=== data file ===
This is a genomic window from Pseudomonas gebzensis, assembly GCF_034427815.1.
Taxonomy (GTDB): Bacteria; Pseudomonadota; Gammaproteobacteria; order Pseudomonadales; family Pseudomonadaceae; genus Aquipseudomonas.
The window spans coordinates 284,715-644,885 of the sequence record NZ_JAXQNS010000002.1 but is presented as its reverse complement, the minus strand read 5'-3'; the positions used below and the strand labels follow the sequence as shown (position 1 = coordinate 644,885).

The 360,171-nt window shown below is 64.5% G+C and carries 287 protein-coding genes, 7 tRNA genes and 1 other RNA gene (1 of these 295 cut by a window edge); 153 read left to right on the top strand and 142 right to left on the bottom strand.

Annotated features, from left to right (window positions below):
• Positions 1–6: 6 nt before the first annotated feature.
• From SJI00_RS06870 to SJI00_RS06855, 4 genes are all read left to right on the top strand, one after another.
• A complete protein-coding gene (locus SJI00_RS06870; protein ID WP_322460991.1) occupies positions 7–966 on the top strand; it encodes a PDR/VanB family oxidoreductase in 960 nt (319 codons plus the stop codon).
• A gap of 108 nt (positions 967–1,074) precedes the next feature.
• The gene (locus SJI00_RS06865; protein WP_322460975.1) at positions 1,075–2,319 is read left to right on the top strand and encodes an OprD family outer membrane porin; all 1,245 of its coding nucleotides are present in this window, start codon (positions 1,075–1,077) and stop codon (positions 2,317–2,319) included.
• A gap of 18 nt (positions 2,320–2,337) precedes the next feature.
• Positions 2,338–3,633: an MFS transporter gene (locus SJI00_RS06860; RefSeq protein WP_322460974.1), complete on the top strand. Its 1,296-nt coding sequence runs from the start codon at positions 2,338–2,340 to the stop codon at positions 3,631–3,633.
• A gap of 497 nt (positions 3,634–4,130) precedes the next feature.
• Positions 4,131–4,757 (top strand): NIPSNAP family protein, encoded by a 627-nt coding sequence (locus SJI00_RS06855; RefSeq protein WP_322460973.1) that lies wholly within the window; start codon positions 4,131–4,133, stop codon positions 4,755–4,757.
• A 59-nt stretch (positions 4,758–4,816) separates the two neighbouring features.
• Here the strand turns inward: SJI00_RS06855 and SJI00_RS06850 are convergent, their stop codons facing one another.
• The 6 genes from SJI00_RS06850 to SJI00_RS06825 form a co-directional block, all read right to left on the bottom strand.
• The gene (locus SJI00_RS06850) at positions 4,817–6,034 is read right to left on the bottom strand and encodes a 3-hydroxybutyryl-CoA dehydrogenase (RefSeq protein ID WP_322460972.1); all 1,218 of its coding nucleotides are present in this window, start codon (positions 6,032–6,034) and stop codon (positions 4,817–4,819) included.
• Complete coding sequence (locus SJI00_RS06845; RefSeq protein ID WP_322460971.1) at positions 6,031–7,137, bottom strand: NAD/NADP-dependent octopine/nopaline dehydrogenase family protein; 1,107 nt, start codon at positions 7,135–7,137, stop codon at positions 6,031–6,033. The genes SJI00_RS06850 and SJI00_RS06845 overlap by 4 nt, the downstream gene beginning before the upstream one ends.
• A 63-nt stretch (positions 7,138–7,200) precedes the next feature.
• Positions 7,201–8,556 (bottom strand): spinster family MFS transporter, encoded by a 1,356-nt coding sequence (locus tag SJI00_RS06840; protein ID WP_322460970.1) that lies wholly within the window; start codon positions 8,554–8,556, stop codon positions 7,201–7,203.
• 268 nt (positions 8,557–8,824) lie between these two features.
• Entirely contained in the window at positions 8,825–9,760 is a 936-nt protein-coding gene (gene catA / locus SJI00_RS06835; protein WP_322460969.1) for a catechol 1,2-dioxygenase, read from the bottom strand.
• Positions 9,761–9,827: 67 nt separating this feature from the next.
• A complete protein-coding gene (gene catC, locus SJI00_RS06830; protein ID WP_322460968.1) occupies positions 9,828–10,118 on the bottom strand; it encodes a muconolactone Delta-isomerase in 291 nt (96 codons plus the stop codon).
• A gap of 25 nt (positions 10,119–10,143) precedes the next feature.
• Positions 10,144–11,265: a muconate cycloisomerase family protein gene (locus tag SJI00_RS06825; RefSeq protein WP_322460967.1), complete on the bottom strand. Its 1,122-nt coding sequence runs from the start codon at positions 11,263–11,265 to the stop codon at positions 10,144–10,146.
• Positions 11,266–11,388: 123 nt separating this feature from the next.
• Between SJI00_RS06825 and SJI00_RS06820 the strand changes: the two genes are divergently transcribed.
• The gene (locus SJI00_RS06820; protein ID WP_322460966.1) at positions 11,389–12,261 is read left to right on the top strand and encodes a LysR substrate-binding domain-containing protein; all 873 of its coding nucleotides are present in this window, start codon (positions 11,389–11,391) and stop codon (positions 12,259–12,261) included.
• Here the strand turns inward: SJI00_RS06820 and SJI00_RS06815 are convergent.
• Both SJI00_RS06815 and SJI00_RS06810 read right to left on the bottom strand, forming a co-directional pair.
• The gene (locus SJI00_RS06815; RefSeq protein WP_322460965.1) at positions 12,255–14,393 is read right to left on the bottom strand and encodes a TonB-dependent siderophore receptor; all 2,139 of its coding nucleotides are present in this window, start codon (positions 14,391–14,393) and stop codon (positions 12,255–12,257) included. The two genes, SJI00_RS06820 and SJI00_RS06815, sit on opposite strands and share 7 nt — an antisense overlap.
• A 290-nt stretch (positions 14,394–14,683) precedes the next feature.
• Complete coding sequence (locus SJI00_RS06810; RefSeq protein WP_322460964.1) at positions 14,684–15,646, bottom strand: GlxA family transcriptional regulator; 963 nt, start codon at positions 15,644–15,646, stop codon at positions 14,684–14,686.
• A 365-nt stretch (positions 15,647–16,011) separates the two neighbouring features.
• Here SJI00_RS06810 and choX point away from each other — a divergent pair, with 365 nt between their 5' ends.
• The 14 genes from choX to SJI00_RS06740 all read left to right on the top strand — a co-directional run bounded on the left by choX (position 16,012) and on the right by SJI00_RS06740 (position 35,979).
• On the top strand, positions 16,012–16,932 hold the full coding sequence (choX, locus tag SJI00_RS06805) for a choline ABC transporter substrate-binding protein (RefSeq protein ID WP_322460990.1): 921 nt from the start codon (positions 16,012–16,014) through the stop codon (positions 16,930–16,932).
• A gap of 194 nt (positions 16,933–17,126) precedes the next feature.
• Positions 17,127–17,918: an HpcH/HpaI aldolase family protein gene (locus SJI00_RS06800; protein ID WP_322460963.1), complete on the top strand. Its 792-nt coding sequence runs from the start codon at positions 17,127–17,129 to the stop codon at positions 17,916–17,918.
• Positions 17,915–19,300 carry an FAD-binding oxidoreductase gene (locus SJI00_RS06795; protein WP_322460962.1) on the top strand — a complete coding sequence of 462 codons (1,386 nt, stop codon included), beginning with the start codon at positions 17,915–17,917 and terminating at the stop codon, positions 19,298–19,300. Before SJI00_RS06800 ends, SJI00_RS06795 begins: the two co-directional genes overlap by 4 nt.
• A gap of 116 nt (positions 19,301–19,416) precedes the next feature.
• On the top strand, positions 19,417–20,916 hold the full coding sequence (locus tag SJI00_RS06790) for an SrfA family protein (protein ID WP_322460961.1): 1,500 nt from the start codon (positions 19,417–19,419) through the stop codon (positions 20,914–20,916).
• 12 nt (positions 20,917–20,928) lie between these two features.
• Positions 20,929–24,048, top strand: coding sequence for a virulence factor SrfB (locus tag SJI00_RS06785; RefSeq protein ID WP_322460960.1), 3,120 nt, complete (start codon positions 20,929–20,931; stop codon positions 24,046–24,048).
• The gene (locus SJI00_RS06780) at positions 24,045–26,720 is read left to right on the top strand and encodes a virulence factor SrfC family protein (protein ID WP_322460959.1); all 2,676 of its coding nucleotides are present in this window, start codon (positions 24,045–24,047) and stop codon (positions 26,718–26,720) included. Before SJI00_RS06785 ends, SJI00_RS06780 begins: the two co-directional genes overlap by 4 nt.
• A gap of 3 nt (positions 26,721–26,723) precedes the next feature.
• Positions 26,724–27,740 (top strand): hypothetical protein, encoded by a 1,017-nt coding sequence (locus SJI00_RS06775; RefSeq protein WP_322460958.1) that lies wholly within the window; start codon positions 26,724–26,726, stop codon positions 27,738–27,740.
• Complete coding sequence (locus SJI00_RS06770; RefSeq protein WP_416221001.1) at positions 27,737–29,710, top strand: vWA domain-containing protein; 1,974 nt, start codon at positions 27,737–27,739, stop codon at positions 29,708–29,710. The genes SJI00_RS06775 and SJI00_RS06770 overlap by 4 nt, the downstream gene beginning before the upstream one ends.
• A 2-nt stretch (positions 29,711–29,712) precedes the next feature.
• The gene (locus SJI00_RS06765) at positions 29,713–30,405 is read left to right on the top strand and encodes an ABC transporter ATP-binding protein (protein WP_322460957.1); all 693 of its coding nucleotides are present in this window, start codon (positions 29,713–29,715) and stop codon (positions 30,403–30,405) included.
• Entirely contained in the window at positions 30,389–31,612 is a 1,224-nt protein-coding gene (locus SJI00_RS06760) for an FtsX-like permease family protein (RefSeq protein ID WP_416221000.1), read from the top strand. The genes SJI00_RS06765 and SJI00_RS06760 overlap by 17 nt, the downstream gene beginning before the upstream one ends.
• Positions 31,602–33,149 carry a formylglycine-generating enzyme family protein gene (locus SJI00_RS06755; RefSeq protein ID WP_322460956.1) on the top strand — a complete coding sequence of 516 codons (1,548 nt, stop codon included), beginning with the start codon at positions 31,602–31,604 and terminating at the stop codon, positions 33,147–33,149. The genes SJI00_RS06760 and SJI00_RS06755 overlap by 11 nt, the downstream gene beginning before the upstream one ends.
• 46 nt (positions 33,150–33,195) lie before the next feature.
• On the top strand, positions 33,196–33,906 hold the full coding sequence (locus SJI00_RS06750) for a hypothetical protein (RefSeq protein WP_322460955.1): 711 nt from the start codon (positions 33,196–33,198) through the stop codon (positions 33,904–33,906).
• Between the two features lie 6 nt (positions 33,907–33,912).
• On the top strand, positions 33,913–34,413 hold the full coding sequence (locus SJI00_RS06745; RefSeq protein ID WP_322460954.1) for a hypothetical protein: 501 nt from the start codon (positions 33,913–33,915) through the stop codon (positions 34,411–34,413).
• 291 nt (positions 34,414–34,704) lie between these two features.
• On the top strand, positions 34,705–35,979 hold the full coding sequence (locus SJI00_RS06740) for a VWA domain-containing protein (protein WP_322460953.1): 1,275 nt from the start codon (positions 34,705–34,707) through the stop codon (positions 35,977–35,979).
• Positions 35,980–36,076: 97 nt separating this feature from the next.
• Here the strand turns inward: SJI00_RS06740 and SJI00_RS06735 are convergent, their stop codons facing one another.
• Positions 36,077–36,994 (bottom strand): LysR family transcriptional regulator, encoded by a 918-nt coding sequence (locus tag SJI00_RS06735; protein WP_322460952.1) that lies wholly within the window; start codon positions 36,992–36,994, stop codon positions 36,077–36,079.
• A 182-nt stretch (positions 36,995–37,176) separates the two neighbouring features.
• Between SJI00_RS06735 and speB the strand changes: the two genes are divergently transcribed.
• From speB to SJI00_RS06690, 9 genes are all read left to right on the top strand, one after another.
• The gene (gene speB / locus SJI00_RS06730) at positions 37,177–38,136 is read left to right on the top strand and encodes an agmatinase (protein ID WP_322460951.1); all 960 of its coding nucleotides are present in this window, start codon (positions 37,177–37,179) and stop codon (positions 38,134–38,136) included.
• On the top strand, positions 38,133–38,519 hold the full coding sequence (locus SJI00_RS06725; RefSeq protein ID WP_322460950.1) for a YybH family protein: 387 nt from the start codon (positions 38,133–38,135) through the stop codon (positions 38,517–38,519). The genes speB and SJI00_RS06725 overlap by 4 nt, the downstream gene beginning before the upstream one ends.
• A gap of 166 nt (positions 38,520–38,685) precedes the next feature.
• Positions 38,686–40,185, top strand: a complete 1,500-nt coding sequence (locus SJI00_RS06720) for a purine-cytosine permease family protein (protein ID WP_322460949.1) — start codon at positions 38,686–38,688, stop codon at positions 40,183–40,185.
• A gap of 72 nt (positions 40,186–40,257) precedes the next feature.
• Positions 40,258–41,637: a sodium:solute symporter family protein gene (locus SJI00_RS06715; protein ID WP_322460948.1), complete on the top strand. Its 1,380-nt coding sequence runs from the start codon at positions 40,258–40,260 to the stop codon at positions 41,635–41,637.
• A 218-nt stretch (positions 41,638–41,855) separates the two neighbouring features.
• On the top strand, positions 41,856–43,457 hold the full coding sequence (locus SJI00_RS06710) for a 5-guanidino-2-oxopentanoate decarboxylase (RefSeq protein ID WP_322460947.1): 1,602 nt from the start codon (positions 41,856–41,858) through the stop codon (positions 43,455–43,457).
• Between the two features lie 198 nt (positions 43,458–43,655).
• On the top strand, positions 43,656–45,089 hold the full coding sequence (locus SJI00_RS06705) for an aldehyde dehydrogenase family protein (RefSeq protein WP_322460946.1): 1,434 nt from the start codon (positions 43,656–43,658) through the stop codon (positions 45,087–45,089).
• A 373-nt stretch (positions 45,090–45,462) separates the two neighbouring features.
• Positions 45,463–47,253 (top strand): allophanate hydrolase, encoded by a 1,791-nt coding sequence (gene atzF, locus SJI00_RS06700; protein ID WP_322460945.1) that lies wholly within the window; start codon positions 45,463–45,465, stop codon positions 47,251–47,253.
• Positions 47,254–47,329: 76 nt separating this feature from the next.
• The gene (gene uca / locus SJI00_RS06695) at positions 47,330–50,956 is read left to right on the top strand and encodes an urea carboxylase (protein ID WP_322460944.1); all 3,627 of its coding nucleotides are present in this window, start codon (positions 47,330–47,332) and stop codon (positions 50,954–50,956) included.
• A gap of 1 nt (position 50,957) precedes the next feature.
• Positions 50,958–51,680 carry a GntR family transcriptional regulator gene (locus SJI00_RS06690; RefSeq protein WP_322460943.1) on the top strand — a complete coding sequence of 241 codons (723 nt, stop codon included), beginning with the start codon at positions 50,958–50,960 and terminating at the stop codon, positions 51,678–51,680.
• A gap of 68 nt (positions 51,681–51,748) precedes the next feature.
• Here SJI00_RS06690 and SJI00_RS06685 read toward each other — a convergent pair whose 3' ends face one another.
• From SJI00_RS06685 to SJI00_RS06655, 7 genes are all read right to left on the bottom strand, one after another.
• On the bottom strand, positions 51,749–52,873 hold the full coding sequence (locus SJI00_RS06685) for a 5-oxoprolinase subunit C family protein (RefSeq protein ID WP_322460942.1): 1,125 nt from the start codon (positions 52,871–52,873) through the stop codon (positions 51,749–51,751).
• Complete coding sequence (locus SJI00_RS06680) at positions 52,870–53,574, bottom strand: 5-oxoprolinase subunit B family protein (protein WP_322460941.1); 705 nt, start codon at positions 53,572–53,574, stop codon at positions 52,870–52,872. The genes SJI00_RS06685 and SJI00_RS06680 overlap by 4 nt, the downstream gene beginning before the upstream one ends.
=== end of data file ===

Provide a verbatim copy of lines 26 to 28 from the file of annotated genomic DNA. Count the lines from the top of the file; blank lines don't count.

• A gap of 25 nt (positions 10,119–10,143) precedes the next feature.
• Positions 10,144–11,265: a muconate cycloisomerase family protein gene (locus tag SJI00_RS06825; RefSeq protein WP_322460967.1), complete on the bottom strand. Its 1,122-nt coding sequence runs from the start codon at positions 11,263–11,265 to the stop codon at positions 10,144–10,146.
• Positions 11,266–11,388: 123 nt separating this feature from the next.